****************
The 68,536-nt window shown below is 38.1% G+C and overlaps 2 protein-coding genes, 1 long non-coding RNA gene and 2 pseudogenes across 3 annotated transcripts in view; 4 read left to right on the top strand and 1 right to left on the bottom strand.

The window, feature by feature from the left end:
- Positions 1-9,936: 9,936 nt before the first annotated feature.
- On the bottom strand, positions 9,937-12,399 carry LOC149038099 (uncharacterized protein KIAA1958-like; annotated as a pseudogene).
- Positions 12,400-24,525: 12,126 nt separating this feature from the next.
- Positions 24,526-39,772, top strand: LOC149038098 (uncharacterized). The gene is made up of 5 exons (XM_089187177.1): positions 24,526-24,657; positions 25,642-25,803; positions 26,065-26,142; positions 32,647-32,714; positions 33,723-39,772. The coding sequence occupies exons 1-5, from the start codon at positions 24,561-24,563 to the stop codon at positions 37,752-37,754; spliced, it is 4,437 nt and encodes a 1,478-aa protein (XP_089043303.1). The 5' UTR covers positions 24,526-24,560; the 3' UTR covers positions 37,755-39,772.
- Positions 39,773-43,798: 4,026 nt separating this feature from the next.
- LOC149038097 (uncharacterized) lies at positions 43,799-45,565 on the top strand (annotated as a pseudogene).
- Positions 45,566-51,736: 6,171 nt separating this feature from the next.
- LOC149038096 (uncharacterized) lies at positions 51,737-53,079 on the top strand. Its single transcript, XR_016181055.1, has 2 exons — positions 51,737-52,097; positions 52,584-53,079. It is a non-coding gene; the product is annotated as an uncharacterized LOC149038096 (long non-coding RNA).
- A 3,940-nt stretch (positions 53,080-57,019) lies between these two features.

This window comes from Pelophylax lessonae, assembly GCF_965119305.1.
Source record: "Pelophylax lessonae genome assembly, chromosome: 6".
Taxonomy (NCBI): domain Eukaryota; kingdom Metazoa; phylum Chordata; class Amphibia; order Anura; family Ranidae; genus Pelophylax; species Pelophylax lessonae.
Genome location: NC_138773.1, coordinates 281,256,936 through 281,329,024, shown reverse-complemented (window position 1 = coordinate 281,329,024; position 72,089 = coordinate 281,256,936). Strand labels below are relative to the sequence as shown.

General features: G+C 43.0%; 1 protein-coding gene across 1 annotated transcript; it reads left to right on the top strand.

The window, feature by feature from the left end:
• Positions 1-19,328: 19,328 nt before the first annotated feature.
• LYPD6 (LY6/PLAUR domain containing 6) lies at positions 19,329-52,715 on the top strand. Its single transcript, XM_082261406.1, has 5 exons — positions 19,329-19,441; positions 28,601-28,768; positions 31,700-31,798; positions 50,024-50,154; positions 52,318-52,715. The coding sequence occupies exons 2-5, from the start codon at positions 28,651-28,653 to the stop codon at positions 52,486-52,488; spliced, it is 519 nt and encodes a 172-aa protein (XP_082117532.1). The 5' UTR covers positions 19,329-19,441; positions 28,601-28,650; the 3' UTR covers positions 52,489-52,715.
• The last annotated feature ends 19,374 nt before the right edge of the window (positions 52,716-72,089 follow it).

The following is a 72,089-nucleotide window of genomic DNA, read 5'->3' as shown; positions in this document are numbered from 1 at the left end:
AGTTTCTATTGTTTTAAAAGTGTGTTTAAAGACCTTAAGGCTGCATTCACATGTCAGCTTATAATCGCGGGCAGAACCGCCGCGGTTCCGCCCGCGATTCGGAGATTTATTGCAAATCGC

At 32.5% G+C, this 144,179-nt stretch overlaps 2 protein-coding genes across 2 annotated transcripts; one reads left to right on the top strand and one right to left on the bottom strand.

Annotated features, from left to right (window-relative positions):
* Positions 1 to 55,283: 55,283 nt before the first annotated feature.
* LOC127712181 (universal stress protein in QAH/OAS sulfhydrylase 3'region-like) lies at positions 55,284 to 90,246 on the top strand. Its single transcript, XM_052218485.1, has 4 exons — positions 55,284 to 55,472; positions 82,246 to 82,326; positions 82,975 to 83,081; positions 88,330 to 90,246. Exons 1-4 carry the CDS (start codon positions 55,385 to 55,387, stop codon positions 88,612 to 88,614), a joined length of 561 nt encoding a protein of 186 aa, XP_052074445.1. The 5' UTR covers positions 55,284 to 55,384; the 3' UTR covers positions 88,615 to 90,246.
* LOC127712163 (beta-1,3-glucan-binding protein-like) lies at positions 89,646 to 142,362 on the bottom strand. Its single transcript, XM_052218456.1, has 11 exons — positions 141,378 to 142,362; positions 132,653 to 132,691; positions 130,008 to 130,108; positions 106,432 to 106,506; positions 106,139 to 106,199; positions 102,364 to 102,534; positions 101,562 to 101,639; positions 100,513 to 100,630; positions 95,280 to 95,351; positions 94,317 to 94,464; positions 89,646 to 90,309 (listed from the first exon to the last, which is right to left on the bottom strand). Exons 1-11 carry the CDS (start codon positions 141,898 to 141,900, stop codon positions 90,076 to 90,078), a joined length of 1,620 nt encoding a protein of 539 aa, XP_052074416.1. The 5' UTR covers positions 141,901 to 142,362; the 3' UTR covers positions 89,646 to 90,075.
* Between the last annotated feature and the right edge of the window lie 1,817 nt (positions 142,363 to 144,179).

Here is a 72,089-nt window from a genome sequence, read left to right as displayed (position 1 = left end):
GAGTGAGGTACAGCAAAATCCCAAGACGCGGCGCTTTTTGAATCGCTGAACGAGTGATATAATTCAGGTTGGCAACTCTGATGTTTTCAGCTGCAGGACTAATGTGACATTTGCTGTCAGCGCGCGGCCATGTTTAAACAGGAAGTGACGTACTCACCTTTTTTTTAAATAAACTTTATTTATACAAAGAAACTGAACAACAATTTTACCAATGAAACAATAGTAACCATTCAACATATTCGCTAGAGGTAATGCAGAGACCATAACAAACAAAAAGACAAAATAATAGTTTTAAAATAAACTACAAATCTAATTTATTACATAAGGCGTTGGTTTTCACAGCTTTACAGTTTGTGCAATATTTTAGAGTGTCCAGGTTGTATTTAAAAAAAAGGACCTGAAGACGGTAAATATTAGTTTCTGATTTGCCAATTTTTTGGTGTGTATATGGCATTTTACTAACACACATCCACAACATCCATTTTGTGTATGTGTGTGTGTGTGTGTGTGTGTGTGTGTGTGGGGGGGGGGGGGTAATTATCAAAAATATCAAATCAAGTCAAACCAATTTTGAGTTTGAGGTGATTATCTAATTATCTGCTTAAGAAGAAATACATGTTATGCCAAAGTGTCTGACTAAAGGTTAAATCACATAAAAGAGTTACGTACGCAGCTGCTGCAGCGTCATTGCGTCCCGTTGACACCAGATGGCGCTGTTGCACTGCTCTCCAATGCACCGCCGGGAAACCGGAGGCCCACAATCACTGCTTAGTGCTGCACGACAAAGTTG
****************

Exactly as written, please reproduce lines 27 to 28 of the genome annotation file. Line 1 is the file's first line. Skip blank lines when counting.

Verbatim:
* LOC127712163 (beta-1,3-glucan-binding protein-like) lies at positions 89,646 to 142,362 on the bottom strand. Its single transcript, XM_052218456.1, has 11 exons — positions 141,378 to 142,362; positions 132,653 to 132,691; positions 130,008 to 130,108; positions 106,432 to 106,506; positions 106,139 to 106,199; positions 102,364 to 102,534; positions 101,562 to 101,639; positions 100,513 to 100,630; positions 95,280 to 95,351; positions 94,317 to 94,464; positions 89,646 to 90,309 (listed from the first exon to the last, which is right to left on the bottom strand). Exons 1-11 carry the CDS (start codon positions 141,898 to 141,900, stop codon positions 90,076 to 90,078), a joined length of 1,620 nt encoding a protein of 539 aa, XP_052074416.1. The 5' UTR covers positions 141,901 to 142,362; the 3' UTR covers positions 89,646 to 90,075.
* Between the last annotated feature and the right edge of the window lie 1,817 nt (positions 142,363 to 144,179).